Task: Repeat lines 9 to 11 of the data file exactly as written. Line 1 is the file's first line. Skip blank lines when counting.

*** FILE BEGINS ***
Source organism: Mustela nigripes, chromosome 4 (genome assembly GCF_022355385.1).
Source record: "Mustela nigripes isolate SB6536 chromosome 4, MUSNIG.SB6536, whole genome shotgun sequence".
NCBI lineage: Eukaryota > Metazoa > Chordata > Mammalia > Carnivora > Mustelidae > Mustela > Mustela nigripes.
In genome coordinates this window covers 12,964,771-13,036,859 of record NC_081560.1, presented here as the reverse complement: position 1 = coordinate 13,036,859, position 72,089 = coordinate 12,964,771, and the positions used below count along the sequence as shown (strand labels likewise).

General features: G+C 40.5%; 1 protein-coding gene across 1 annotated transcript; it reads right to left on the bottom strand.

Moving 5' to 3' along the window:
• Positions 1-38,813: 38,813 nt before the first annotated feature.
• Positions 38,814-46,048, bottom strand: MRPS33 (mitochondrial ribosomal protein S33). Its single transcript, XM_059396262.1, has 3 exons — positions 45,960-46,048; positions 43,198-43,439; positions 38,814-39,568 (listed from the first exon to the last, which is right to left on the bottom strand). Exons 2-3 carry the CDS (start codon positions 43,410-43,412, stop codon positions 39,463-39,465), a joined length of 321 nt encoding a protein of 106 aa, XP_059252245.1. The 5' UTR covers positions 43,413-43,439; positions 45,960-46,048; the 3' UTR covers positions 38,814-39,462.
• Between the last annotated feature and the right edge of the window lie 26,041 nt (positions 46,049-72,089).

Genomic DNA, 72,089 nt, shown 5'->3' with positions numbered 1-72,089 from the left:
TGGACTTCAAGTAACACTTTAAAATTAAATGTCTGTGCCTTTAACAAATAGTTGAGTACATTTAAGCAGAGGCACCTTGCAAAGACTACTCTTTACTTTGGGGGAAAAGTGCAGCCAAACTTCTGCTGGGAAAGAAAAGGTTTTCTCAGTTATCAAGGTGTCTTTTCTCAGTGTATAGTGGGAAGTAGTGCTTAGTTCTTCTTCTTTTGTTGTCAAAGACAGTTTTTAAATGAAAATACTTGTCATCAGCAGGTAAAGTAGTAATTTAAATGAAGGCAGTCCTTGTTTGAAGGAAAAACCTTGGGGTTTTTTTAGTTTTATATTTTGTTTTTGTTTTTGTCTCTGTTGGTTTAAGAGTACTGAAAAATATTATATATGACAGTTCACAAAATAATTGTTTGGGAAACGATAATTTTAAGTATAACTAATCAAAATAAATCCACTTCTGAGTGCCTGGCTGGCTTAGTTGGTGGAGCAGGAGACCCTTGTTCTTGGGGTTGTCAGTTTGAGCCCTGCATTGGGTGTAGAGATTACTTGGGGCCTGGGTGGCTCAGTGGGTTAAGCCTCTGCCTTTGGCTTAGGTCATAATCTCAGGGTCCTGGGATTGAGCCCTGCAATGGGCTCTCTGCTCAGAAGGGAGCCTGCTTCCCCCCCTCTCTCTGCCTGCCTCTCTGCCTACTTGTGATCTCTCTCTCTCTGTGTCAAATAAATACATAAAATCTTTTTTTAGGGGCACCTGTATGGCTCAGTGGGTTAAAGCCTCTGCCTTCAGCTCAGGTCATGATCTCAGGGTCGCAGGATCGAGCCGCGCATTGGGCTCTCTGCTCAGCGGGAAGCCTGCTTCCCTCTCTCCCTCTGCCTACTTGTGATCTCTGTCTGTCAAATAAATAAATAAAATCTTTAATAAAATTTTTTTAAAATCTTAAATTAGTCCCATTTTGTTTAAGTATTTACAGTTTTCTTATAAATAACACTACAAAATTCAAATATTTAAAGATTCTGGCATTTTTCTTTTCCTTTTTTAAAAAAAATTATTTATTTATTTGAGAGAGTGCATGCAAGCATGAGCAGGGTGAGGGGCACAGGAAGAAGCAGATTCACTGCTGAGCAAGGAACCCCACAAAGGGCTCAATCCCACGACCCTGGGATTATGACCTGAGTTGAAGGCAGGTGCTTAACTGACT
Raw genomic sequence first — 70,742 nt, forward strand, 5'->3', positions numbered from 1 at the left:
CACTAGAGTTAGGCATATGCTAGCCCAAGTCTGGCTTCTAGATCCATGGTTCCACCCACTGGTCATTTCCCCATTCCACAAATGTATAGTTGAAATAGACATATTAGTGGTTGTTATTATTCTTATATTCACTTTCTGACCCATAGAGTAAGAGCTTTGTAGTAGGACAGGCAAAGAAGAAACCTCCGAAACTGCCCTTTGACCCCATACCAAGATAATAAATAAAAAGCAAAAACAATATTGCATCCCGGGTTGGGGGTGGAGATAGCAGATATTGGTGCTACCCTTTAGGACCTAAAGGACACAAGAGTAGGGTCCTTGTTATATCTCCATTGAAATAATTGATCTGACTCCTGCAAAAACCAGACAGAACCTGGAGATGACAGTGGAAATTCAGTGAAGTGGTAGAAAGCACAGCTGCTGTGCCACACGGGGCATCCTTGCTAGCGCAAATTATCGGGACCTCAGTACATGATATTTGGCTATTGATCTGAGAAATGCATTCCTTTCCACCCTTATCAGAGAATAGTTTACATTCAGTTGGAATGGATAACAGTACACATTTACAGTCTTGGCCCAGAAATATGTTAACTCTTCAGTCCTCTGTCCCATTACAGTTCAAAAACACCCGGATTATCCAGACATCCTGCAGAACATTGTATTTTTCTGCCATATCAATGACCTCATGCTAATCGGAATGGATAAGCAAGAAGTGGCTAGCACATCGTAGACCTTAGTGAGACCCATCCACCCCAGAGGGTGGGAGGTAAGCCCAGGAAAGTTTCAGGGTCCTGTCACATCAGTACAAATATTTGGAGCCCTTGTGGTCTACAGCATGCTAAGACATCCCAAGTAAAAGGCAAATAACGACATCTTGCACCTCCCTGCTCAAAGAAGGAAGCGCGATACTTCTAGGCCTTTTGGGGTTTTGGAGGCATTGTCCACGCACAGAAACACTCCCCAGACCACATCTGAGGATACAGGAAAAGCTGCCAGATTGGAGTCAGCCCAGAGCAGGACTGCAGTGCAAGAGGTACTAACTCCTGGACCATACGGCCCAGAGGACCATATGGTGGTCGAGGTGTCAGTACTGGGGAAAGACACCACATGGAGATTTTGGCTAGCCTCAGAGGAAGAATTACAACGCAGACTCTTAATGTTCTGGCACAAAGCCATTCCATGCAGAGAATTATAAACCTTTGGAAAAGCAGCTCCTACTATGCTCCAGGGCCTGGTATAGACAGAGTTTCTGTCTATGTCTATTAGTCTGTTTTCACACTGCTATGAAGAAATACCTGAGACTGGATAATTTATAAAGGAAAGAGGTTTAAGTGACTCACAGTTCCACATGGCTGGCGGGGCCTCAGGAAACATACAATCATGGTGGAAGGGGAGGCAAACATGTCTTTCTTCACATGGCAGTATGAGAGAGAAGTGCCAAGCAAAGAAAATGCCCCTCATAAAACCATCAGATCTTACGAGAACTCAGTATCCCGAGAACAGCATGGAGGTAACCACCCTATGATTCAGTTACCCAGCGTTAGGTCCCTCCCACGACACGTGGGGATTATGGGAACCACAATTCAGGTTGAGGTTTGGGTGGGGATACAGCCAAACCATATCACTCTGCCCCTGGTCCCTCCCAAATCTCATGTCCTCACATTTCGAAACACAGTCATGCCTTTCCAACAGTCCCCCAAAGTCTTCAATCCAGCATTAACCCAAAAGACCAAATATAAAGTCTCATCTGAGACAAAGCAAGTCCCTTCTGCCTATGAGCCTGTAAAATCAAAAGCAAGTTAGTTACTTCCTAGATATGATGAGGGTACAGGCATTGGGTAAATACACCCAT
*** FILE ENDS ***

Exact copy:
• Between the last annotated feature and the right edge of the window lie 26,041 nt (positions 46,049-72,089).

Genomic DNA, 72,089 nt, shown 5'->3' with positions numbered 1-72,089 from the left:
TGGACTTCAAGTAACACTTTAAAATTAAATGTCTGTGCCTTTAACAAATAGTTGAGTACATTTAAGCAGAGGCACCTTGCAAAGACTACTCTTTACTTTGGGGGAAAAGTGCAGCCAAACTTCTGCTGGGAAAGAAAAGGTTTTCTCAGTTATCAAGGTGTCTTTTCTCAGTGTATAGTGGGAAGTAGTGCTTAGTTCTTCTTCTTTTGTTGTCAAAGACAGTTTTTAAATGAAAATACTTGTCATCAGCAGGTAAAGTAGTAATTTAAATGAAGGCAGTCCTTGTTTGAAGGAAAAACCTTGGGGTTTTTTTAGTTTTATATTTTGTTTTTGTTTTTGTCTCTGTTGGTTTAAGAGTACTGAAAAATATTATATATGACAGTTCACAAAATAATTGTTTGGGAAACGATAATTTTAAGTATAACTAATCAAAATAAATCCACTTCTGAGTGCCTGGCTGGCTTAGTTGGTGGAGCAGGAGACCCTTGTTCTTGGGGTTGTCAGTTTGAGCCCTGCATTGGGTGTAGAGATTACTTGGGGCCTGGGTGGCTCAGTGGGTTAAGCCTCTGCCTTTGGCTTAGGTCATAATCTCAGGGTCCTGGGATTGAGCCCTGCAATGGGCTCTCTGCTCAGAAGGGAGCCTGCTTCCCCCCCTCTCTCTGCCTGCCTCTCTGCCTACTTGTGATCTCTCTCTCTCTGTGTCAAATAAATACATAAAATCTTTTTTTAGGGGCACCTGTATGGCTCAGTGGGTTAAAGCCTCTGCCTTCAGCTCAGGTCATGATCTCAGGGTCGCAGGATCGAGCCGCGCATTGGGCTCTCTGCTCAGCGGGAAGCCTGCTTCCCTCTCTCCCTCTGCCTACTTGTGATCTCTGTCTGTCAAATAAATAAATAAAATCTTTAATAAAATTTTTTTAAAATCTTAAATTAGTCCCATTTTGTTTAAGTATTTACAGTTTTCTTATAAATAACACTACAAAATTCAAATATTTAAAGATTCTGGCATTTTTCTTTTCCTTTTTTAAAAAAAATTATTTATTTATTTGAGAGAGTGCATGCAAGCATGAGCAGGGTGAGGGGCACAGGAAGAAGCAGATTCACTGCTGAGCAAGGAACCCCACAAAGGGCTCAATCCCACGACCCTGGGATTATGACCTGAGTTGAAGGCAGGTGCTTAACTGACT